There is a video below if you want to learn more, great cartoon (the kiddos loved it).
For those that put everything on the counter its great. If you hate clutter, this will drive you nuts.
If you are not in the market for countertop remodel, there are other options too!
My personal favorite: The drawer charging system!
(see above picture).
If this was built in, but from my search, you can make a charging drawer after the fact as well (easier in a night stand or the like). And it contains the clutter, I love it!
The most simple option is the the charging mat, you can get a variety of sizes (capacities) & colors. You can pick up & move your mat as needed, which is nice, but the clutter is present.
Chrysler is also starting to make charging mats in their vehicles as well.
Okay. Laundry rooms. I LOVE & HATE mine at the same time. Its bright & cheery....but well, I rather spend time somewhere else besides doing laundry. YES, it was our choice to use cloth diapers, which did heavily impact the time I spent in the laundry room for about 3 years of my life. But what else, can we do to make our laundry room experience more streamlined & functional?
Lots actually. For me, having things put away behind cabinet doors helps my sanity :) (I would LOVE to make a cabinet for the machines themselves someday as well.
Things to consider:
1) ability to 'hide the mess' of stain treatments, dedicates bags, and laundry soaps. Most people prefer higher cabinets or shelves to minimize bending.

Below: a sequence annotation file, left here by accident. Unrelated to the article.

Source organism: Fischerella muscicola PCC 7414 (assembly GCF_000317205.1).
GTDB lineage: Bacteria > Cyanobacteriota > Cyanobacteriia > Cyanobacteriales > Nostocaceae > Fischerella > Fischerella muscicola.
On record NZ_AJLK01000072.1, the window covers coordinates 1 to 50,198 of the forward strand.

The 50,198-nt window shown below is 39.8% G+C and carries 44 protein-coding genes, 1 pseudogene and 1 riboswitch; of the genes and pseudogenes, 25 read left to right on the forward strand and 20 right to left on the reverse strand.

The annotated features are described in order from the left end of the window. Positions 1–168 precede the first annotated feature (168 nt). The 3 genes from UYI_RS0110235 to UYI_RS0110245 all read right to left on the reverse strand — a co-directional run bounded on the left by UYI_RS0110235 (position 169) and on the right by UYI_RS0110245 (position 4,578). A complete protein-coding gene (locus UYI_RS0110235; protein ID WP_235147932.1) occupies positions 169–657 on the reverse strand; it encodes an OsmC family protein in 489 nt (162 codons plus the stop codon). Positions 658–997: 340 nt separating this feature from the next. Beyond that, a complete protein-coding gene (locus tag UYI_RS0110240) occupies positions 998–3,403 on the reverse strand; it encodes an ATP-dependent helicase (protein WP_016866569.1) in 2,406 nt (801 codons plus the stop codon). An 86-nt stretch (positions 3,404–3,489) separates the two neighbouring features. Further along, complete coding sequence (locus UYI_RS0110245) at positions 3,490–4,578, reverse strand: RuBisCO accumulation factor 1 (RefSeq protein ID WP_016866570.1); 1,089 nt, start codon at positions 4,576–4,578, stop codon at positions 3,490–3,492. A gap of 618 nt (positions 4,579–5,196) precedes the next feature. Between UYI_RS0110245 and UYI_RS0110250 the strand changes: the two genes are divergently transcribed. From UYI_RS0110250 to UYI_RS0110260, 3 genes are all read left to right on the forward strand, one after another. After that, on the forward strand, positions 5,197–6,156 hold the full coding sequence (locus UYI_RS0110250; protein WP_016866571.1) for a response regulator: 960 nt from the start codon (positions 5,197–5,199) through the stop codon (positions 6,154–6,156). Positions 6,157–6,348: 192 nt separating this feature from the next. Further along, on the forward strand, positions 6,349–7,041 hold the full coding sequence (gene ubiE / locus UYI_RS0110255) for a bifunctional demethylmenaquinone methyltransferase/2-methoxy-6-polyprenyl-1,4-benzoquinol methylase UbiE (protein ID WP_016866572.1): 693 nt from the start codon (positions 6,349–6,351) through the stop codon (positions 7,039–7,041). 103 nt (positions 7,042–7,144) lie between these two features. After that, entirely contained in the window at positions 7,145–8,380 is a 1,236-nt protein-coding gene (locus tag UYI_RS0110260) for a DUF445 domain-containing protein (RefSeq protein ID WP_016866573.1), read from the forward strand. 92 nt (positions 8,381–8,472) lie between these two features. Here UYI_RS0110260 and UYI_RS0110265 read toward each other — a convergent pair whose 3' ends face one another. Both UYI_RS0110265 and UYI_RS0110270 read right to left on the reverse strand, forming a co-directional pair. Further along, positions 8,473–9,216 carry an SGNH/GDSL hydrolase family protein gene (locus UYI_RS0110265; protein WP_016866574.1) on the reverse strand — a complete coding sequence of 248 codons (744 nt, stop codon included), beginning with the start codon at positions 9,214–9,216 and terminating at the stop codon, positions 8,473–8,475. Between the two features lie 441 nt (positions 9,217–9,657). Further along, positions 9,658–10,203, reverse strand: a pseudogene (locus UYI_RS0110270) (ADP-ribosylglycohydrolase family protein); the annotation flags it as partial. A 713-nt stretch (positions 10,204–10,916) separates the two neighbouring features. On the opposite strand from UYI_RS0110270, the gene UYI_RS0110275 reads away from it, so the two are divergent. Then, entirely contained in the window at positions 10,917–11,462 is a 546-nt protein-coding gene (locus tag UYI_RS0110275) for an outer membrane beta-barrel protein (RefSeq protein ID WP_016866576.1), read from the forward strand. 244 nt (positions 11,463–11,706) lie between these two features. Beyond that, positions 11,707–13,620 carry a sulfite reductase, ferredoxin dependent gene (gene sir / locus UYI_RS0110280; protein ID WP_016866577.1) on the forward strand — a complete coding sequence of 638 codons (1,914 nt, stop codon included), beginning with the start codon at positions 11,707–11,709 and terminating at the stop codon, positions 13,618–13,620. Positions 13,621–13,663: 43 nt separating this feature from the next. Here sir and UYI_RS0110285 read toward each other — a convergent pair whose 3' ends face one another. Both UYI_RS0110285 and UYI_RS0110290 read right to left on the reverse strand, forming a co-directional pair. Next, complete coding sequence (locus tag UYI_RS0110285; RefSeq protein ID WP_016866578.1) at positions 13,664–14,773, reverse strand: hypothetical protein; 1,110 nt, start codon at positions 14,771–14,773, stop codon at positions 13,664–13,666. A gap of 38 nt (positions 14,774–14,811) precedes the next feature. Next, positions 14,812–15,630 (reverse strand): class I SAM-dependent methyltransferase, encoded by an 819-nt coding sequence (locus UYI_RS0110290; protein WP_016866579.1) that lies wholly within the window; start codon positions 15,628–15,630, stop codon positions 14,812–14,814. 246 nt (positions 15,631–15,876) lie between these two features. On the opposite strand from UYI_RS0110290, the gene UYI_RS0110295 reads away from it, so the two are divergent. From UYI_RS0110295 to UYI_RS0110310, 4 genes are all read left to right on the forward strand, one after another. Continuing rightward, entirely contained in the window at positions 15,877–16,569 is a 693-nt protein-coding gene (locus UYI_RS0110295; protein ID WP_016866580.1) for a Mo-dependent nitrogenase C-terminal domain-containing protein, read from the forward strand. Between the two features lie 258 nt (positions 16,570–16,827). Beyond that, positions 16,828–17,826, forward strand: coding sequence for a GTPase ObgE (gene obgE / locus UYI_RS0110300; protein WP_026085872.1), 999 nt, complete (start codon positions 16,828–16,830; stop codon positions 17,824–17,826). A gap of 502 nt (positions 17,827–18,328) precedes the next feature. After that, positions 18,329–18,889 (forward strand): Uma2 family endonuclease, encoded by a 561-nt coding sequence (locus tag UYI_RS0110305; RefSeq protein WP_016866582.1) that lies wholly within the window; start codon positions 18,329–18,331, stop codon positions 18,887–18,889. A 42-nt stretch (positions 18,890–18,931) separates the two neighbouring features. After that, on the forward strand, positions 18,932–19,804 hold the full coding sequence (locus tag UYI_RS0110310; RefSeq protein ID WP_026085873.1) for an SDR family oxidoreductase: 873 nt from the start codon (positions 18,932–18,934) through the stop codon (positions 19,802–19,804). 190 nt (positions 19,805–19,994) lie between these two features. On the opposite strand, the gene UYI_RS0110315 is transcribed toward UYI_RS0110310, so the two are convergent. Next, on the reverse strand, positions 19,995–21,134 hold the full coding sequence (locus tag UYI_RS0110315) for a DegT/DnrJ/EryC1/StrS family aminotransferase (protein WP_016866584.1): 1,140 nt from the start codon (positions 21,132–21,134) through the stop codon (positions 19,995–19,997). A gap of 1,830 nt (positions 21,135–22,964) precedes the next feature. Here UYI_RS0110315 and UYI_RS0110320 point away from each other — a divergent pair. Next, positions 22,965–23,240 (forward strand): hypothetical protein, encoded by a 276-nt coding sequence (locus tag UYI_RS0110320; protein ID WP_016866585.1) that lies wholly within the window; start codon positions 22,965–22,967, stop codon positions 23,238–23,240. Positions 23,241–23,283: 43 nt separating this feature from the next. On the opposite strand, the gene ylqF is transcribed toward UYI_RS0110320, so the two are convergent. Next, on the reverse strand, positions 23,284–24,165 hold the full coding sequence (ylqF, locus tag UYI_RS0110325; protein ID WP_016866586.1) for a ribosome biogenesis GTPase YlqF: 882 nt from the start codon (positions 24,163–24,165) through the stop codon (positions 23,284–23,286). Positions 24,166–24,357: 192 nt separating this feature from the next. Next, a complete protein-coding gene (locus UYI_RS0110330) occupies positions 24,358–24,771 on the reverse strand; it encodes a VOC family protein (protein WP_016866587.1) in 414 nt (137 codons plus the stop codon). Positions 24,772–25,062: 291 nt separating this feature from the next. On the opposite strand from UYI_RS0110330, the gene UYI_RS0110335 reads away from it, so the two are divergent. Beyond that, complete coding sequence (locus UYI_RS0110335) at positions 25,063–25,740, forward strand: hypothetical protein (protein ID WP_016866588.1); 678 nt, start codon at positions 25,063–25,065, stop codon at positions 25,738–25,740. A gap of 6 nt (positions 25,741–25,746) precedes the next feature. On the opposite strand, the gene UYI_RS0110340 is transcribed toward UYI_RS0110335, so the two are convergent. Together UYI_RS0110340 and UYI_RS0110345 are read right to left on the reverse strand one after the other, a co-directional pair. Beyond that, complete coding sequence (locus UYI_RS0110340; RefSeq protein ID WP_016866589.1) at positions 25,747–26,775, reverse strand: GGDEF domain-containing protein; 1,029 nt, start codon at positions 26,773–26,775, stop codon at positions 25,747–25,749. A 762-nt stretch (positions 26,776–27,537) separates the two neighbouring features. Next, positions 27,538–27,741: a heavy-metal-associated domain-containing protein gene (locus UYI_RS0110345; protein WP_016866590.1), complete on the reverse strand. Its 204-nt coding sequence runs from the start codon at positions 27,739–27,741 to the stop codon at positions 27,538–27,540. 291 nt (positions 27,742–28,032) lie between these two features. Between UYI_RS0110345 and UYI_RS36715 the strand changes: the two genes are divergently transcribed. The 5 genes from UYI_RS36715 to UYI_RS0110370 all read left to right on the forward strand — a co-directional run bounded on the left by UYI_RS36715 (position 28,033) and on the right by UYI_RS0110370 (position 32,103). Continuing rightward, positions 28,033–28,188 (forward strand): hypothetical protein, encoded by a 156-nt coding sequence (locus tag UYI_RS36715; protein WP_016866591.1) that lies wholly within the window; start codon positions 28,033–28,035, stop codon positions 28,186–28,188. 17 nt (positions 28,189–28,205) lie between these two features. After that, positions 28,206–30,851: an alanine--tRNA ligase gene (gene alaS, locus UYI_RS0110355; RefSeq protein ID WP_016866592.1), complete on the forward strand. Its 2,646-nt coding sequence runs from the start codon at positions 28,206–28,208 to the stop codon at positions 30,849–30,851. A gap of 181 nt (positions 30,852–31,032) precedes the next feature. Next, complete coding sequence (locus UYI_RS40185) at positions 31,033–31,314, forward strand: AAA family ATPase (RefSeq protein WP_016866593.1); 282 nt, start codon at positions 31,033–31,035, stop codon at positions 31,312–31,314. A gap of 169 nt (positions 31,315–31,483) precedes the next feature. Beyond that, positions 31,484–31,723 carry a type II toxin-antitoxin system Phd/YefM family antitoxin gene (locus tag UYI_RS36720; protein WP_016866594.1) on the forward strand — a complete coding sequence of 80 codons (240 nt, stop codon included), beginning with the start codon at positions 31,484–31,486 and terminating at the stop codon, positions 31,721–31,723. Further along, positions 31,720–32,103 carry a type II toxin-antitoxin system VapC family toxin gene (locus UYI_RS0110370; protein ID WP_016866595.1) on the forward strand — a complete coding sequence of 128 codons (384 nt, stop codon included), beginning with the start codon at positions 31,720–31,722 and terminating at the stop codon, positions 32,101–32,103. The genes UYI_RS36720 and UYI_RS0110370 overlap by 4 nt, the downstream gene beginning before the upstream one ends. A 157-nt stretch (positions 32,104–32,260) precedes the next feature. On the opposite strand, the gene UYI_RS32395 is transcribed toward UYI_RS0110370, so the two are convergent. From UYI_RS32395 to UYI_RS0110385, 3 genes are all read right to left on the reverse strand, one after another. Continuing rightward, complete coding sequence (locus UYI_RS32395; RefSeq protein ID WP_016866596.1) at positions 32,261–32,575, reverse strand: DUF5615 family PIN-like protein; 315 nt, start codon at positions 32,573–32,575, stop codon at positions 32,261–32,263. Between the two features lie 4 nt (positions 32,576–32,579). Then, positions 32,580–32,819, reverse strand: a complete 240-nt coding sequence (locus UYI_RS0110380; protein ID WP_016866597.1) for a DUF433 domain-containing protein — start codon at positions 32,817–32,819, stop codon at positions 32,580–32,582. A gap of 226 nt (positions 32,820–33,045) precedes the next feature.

2) air dry items! This is key for me--there is reason I still have clothes that are 15+ years old and still look like new! My husband made me a black iron pipe hanging rack to match my light fixture.
3) is your laundry room also the mud room like ours? If so, make strategies on how to organize the 'unloading' area of kiddo items (shoes, coats, bags). The lower cabinets house shoes (one cabinet for each gender) and coats are hanging on the back of the door so they can't be seen.
4) wipe clean surfaces! I wish we had wipe clean walls like the tile in this photo (rather than painted), would make removal of kiddos prints faster.
Below is a NEAT idea I have learned to love, especially if my husband is helping with laundry. You can even get a dry erase marker with a magnet in the lid. Just in case someone needs a reminder to not dry everything.
Love the above idea! There is even cabinets for the laundry baskets & the washer and dryer!--the clutter can be completely controlled, which is my fav.
Finally, something I miss from Europe, having the laundry in the kitchen--it makes sense for water hookup and counter space to fold is limited (like it usually is in the bathroom). A place to hang up air dry appeal requires creativity.
Starting to see the use of laundry in TINY HOMES (as seen below)....so I am not surprised I love this concept.
Hi, I am Summer, real estate agent in NE Iowa. This blog is about life, of which Real Estate is a part of. Happy reading!